For all the attention paid to ISIS, relatively little is known about its inner workings. But a man claiming to be a member of the so-called Islamic State’s security services has stepped forward to provide that inside view. This series is based on days of interviews with this ISIS spy. Read Part One here, Part Two here, and Part Three here.
ISTANBUL — Abu Khaled looked at me across the outdoor hookah café table in the touristy Laleli district of Istanbul. Across the street cars nearly careened into each other every other second in a busy interaction, semi-subterranean shops, their windows half-buried by the pavement, advertised everything from cellphones to toothpaste to the latest designer women’s fashions—or, at any rate, cheap knockoffs for those who didn’t know the difference or much care. Amid the din of an international city at rush hour was the scheduled call of the muezzin, leading the call to prayer, and an unremitting stream of awful European pop music being pumped through the café’s loudspeakers, which we’d asked in vain to have turned down.
Even though ISIS terror had struck inside Turkey the week before, the organization calling itself the Islamic State, al-Dawla al-Islamiya, felt very far away. Truly, Abu Khaled told me, the people who run it want their subjects to live as if in a world of their own, captive minds in a closed society. But the real world is a small place, and this defector from the ISIS intelligence services said he was not the only one who had grown restive.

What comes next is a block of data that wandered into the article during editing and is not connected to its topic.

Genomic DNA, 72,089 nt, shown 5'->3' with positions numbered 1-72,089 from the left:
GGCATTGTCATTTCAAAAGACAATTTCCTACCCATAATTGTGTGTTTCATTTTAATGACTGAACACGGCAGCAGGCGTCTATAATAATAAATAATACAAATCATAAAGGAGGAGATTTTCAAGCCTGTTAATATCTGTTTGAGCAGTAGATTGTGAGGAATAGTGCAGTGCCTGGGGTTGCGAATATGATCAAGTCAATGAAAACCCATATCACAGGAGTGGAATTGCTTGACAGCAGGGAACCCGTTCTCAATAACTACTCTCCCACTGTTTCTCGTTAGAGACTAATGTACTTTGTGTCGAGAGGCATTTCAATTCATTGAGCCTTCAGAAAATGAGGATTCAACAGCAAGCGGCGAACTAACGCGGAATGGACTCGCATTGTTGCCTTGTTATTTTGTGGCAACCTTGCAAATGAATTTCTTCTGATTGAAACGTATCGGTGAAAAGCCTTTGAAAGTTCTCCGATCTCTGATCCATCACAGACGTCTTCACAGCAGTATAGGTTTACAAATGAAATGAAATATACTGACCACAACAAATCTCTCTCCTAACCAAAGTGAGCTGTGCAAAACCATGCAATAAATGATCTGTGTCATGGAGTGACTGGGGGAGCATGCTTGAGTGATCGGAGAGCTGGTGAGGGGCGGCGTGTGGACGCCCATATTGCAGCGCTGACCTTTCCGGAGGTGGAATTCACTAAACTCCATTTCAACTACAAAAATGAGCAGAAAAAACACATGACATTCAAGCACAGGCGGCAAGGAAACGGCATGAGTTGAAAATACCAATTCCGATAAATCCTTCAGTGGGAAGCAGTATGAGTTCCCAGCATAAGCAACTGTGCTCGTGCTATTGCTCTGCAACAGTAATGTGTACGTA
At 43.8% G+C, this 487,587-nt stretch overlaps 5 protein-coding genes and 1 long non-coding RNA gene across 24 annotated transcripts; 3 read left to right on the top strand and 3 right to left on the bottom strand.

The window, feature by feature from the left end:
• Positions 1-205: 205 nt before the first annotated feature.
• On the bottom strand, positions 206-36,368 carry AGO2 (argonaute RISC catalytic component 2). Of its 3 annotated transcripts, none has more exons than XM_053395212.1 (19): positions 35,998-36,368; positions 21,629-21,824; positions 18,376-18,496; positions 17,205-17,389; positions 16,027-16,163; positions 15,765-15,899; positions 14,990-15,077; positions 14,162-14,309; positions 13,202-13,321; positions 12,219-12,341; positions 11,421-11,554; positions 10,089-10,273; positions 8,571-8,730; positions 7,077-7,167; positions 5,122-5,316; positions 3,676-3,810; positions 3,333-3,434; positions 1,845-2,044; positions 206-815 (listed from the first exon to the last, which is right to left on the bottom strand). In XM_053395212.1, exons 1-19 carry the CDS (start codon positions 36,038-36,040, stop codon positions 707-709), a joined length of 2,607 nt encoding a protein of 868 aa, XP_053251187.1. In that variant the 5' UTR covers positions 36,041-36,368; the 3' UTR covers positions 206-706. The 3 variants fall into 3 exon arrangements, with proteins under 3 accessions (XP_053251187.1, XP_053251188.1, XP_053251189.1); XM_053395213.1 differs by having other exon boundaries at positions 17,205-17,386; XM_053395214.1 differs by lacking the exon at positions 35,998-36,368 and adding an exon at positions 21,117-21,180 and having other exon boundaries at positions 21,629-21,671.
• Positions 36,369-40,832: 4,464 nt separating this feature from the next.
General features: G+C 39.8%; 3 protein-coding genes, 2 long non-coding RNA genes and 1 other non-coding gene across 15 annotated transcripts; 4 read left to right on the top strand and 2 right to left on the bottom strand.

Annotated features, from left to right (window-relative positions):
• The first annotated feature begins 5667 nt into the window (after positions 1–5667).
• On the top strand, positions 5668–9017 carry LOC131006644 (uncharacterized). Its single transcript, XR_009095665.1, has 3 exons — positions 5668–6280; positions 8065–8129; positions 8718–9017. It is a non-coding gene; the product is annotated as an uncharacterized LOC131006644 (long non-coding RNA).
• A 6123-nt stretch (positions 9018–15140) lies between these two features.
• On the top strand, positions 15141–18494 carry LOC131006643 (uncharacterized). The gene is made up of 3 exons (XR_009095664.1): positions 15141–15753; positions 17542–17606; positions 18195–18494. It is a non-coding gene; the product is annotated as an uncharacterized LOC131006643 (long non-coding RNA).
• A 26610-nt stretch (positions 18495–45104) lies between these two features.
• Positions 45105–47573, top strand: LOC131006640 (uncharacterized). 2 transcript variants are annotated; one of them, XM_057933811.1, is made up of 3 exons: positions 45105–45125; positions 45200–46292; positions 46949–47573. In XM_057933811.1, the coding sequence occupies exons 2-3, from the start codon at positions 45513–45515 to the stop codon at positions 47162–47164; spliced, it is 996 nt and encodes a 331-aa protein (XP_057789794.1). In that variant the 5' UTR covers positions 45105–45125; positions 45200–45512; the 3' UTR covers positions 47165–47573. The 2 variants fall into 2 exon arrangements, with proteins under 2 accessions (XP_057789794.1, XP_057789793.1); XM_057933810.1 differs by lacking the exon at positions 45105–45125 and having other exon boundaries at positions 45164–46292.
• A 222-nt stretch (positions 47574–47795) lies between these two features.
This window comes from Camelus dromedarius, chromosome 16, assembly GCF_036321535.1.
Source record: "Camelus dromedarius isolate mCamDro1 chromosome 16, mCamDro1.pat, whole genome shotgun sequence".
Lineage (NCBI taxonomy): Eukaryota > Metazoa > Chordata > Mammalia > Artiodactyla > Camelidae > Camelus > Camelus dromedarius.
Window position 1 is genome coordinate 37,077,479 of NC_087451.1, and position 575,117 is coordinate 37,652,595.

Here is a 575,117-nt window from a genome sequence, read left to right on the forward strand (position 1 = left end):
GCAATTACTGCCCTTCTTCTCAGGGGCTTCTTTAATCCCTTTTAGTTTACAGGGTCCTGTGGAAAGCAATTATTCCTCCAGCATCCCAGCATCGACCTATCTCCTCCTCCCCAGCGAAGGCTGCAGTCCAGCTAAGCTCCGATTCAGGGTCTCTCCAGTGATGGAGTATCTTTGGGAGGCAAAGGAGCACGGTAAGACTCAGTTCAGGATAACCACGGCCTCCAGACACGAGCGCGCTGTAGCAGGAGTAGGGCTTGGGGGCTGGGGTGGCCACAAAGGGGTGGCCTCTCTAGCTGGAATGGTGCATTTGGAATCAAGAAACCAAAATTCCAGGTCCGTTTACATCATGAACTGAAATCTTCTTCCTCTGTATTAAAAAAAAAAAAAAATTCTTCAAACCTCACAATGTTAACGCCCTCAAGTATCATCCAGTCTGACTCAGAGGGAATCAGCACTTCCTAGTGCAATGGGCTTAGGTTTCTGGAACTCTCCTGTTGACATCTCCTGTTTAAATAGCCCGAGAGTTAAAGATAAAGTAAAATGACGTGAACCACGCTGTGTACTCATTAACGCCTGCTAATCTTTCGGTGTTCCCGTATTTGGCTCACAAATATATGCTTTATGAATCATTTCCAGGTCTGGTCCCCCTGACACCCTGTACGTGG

“People started feeling bad about all the lying,” he said. “If you read the news…There’s no TV, just an ISIS newspaper, Akhbar Dawli Islamiya. It says we’re still in Kobani,” a Kurdish city retaken from ISIS with the help of U.S.-led bombing raids last year.
The pervasive mendacity in the caliphate competes with a climate of ceaseless recrimination and denunciation: Two Minutes of Hate directed every day, at everyone. And typically the accusers are not Syrians but the muhajireen, the foreign fighters, who haven’t spent 1 percent of the time most residents of al-Bab have spent in Syria. They are an arrogant and unruly gang, increasingly seen, according to Abu Khaled, as colonial occupiers.